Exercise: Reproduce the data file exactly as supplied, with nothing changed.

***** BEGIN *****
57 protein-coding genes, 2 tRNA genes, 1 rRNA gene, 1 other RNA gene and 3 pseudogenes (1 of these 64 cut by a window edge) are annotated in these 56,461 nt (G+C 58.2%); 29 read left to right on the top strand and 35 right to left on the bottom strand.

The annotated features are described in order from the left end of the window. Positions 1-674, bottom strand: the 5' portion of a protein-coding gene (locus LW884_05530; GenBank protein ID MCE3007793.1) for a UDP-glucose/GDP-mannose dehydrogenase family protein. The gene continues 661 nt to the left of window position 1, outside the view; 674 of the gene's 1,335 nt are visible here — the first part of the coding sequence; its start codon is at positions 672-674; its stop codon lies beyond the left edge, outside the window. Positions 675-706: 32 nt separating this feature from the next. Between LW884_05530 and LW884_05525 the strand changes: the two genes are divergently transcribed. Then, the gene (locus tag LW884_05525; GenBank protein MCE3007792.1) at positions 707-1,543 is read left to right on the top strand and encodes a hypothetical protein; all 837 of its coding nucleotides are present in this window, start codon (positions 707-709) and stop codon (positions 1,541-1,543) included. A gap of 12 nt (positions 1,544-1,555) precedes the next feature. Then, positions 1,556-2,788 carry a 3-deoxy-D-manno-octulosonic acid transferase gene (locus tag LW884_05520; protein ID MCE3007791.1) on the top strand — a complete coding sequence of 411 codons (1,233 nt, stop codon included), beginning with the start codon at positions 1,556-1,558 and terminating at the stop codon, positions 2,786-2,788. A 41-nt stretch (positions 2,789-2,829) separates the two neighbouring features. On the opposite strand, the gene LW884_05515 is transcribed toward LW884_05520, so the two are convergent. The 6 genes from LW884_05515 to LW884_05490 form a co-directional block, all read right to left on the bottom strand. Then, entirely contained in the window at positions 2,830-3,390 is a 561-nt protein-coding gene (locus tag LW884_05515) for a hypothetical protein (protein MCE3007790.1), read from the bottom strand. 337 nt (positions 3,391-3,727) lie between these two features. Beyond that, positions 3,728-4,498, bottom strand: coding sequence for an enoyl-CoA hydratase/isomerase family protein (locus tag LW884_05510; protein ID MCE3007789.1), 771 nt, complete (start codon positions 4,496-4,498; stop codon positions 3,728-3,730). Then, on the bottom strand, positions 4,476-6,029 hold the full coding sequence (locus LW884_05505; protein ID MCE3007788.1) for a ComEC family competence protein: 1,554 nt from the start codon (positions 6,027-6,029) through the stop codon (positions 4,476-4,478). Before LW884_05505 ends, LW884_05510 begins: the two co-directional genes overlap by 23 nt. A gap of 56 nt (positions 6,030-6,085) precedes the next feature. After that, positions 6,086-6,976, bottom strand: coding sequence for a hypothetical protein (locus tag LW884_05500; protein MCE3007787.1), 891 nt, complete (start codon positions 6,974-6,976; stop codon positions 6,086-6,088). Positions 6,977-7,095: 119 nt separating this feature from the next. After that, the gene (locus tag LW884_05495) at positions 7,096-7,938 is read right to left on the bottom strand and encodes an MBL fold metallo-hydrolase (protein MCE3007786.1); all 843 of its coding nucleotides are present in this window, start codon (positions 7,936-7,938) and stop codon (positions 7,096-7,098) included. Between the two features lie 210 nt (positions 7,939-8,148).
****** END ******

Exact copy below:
57 protein-coding genes, 2 tRNA genes, 1 rRNA gene, 1 other RNA gene and 3 pseudogenes (1 of these 64 cut by a window edge) are annotated in these 56,461 nt (G+C 58.2%); 29 read left to right on the top strand and 35 right to left on the bottom strand.

The annotated features are described in order from the left end of the window. Positions 1-674, bottom strand: the 5' portion of a protein-coding gene (locus LW884_05530; GenBank protein ID MCE3007793.1) for a UDP-glucose/GDP-mannose dehydrogenase family protein. The gene continues 661 nt to the left of window position 1, outside the view; 674 of the gene's 1,335 nt are visible here — the first part of the coding sequence; its start codon is at positions 672-674; its stop codon lies beyond the left edge, outside the window. Positions 675-706: 32 nt separating this feature from the next. Between LW884_05530 and LW884_05525 the strand changes: the two genes are divergently transcribed. Then, the gene (locus tag LW884_05525; GenBank protein MCE3007792.1) at positions 707-1,543 is read left to right on the top strand and encodes a hypothetical protein; all 837 of its coding nucleotides are present in this window, start codon (positions 707-709) and stop codon (positions 1,541-1,543) included. A gap of 12 nt (positions 1,544-1,555) precedes the next feature. Then, positions 1,556-2,788 carry a 3-deoxy-D-manno-octulosonic acid transferase gene (locus tag LW884_05520; protein ID MCE3007791.1) on the top strand — a complete coding sequence of 411 codons (1,233 nt, stop codon included), beginning with the start codon at positions 1,556-1,558 and terminating at the stop codon, positions 2,786-2,788. A 41-nt stretch (positions 2,789-2,829) separates the two neighbouring features. On the opposite strand, the gene LW884_05515 is transcribed toward LW884_05520, so the two are convergent. The 6 genes from LW884_05515 to LW884_05490 form a co-directional block, all read right to left on the bottom strand. Then, entirely contained in the window at positions 2,830-3,390 is a 561-nt protein-coding gene (locus tag LW884_05515) for a hypothetical protein (protein MCE3007790.1), read from the bottom strand. 337 nt (positions 3,391-3,727) lie between these two features. Beyond that, positions 3,728-4,498, bottom strand: coding sequence for an enoyl-CoA hydratase/isomerase family protein (locus tag LW884_05510; protein ID MCE3007789.1), 771 nt, complete (start codon positions 4,496-4,498; stop codon positions 3,728-3,730). Then, on the bottom strand, positions 4,476-6,029 hold the full coding sequence (locus LW884_05505; protein ID MCE3007788.1) for a ComEC family competence protein: 1,554 nt from the start codon (positions 6,027-6,029) through the stop codon (positions 4,476-4,478). Before LW884_05505 ends, LW884_05510 begins: the two co-directional genes overlap by 23 nt. A gap of 56 nt (positions 6,030-6,085) precedes the next feature. After that, positions 6,086-6,976, bottom strand: coding sequence for a hypothetical protein (locus tag LW884_05500; protein MCE3007787.1), 891 nt, complete (start codon positions 6,974-6,976; stop codon positions 6,086-6,088). Positions 6,977-7,095: 119 nt separating this feature from the next. After that, the gene (locus tag LW884_05495) at positions 7,096-7,938 is read right to left on the bottom strand and encodes an MBL fold metallo-hydrolase (protein MCE3007786.1); all 843 of its coding nucleotides are present in this window, start codon (positions 7,936-7,938) and stop codon (positions 7,096-7,098) included. Between the two features lie 210 nt (positions 7,939-8,148).